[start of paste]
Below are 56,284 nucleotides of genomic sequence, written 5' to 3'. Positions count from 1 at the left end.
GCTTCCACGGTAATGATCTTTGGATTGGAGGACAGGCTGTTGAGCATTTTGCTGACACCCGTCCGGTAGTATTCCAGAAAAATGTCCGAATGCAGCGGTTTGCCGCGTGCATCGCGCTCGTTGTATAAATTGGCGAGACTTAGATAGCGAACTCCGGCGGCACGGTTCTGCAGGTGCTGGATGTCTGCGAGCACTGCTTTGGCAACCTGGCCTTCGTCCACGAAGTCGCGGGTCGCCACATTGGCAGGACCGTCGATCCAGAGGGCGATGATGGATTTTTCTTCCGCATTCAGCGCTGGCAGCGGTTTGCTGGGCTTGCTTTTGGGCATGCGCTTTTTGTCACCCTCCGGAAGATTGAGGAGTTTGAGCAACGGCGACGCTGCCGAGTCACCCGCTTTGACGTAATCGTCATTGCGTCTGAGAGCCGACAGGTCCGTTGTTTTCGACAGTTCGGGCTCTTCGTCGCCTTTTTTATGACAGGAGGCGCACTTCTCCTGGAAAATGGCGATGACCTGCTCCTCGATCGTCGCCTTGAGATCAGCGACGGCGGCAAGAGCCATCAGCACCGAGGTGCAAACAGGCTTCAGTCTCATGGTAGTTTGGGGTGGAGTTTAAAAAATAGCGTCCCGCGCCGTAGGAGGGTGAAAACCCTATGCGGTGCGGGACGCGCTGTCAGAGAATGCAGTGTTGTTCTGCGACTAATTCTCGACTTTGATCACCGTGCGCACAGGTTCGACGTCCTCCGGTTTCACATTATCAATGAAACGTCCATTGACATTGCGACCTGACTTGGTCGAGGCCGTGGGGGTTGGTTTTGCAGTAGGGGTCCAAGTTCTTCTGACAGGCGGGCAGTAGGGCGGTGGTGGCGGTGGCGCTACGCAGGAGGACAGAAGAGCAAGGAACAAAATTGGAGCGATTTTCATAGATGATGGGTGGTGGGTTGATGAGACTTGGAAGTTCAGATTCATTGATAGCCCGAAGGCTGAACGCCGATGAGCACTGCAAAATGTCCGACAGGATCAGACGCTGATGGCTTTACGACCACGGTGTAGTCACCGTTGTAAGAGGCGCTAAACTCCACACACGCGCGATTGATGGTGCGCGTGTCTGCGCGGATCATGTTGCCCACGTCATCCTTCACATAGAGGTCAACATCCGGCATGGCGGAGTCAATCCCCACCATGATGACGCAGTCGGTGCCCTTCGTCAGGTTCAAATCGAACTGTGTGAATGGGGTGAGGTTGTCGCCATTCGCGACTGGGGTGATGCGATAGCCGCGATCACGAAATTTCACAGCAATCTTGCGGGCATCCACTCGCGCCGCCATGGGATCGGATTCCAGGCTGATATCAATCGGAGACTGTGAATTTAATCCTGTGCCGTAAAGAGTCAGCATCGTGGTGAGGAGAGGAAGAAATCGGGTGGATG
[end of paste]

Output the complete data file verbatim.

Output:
Below are 56,284 nucleotides of genomic sequence, written 5' to 3'. Positions count from 1 at the left end.
GCTTCCACGGTAATGATCTTTGGATTGGAGGACAGGCTGTTGAGCATTTTGCTGACACCCGTCCGGTAGTATTCCAGAAAAATGTCCGAATGCAGCGGTTTGCCGCGTGCATCGCGCTCGTTGTATAAATTGGCGAGACTTAGATAGCGAACTCCGGCGGCACGGTTCTGCAGGTGCTGGATGTCTGCGAGCACTGCTTTGGCAACCTGGCCTTCGTCCACGAAGTCGCGGGTCGCCACATTGGCAGGACCGTCGATCCAGAGGGCGATGATGGATTTTTCTTCCGCATTCAGCGCTGGCAGCGGTTTGCTGGGCTTGCTTTTGGGCATGCGCTTTTTGTCACCCTCCGGAAGATTGAGGAGTTTGAGCAACGGCGACGCTGCCGAGTCACCCGCTTTGACGTAATCGTCATTGCGTCTGAGAGCCGACAGGTCCGTTGTTTTCGACAGTTCGGGCTCTTCGTCGCCTTTTTTATGACAGGAGGCGCACTTCTCCTGGAAAATGGCGATGACCTGCTCCTCGATCGTCGCCTTGAGATCAGCGACGGCGGCAAGAGCCATCAGCACCGAGGTGCAAACAGGCTTCAGTCTCATGGTAGTTTGGGGTGGAGTTTAAAAAATAGCGTCCCGCGCCGTAGGAGGGTGAAAACCCTATGCGGTGCGGGACGCGCTGTCAGAGAATGCAGTGTTGTTCTGCGACTAATTCTCGACTTTGATCACCGTGCGCACAGGTTCGACGTCCTCCGGTTTCACATTATCAATGAAACGTCCATTGACATTGCGACCTGACTTGGTCGAGGCCGTGGGGGTTGGTTTTGCAGTAGGGGTCCAAGTTCTTCTGACAGGCGGGCAGTAGGGCGGTGGTGGCGGTGGCGCTACGCAGGAGGACAGAAGAGCAAGGAACAAAATTGGAGCGATTTTCATAGATGATGGGTGGTGGGTTGATGAGACTTGGAAGTTCAGATTCATTGATAGCCCGAAGGCTGAACGCCGATGAGCACTGCAAAATGTCCGACAGGATCAGACGCTGATGGCTTTACGACCACGGTGTAGTCACCGTTGTAAGAGGCGCTAAACTCCACACACGCGCGATTGATGGTGCGCGTGTCTGCGCGGATCATGTTGCCCACGTCATCCTTCACATAGAGGTCAACATCCGGCATGGCGGAGTCAATCCCCACCATGATGACGCAGTCGGTGCCCTTCGTCAGGTTCAAATCGAACTGTGTGAATGGGGTGAGGTTGTCGCCATTCGCGACTGGGGTGATGCGATAGCCGCGATCACGAAATTTCACAGCAATCTTGCGGGCATCCACTCGCGCCGCCATGGGATCGGATTCCAGGCTGATATCAATCGGAGACTGTGAATTTAATCCTGTGCCGTAAAGAGTCAGCATCGTGGTGAGGAGAGGAAGAAATCGGGTGGATG